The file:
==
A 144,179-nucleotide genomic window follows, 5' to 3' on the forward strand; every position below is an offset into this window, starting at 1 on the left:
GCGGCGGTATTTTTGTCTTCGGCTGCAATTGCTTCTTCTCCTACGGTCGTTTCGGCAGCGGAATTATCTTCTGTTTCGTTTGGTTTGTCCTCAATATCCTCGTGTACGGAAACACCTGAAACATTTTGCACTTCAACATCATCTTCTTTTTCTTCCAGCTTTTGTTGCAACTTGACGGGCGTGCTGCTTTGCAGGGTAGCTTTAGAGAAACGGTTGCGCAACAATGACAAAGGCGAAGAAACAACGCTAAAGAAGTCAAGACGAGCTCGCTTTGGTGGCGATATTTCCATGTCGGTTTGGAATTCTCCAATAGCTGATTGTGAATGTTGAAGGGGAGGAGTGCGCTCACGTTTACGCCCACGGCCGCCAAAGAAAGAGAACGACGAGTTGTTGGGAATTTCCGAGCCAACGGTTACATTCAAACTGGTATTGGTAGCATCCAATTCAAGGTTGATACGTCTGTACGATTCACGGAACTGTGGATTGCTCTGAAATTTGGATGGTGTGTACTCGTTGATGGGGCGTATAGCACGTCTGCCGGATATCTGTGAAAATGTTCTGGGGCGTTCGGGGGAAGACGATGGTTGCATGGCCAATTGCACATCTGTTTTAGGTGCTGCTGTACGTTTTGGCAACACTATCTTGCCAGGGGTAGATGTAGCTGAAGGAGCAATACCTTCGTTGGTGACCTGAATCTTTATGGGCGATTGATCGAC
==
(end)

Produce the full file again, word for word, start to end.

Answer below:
A 144,179-nucleotide genomic window follows, 5' to 3' on the forward strand; every position below is an offset into this window, starting at 1 on the left:
GCGGCGGTATTTTTGTCTTCGGCTGCAATTGCTTCTTCTCCTACGGTCGTTTCGGCAGCGGAATTATCTTCTGTTTCGTTTGGTTTGTCCTCAATATCCTCGTGTACGGAAACACCTGAAACATTTTGCACTTCAACATCATCTTCTTTTTCTTCCAGCTTTTGTTGCAACTTGACGGGCGTGCTGCTTTGCAGGGTAGCTTTAGAGAAACGGTTGCGCAACAATGACAAAGGCGAAGAAACAACGCTAAAGAAGTCAAGACGAGCTCGCTTTGGTGGCGATATTTCCATGTCGGTTTGGAATTCTCCAATAGCTGATTGTGAATGTTGAAGGGGAGGAGTGCGCTCACGTTTACGCCCACGGCCGCCAAAGAAAGAGAACGACGAGTTGTTGGGAATTTCCGAGCCAACGGTTACATTCAAACTGGTATTGGTAGCATCCAATTCAAGGTTGATACGTCTGTACGATTCACGGAACTGTGGATTGCTCTGAAATTTGGATGGTGTGTACTCGTTGATGGGGCGTATAGCACGTCTGCCGGATATCTGTGAAAATGTTCTGGGGCGTTCGGGGGAAGACGATGGTTGCATGGCCAATTGCACATCTGTTTTAGGTGCTGCTGTACGTTTTGGCAACACTATCTTGCCAGGGGTAGATGTAGCTGAAGGAGCAATACCTTCGTTGGTGACCTGAATCTTTATGGGCGATTGATCGAC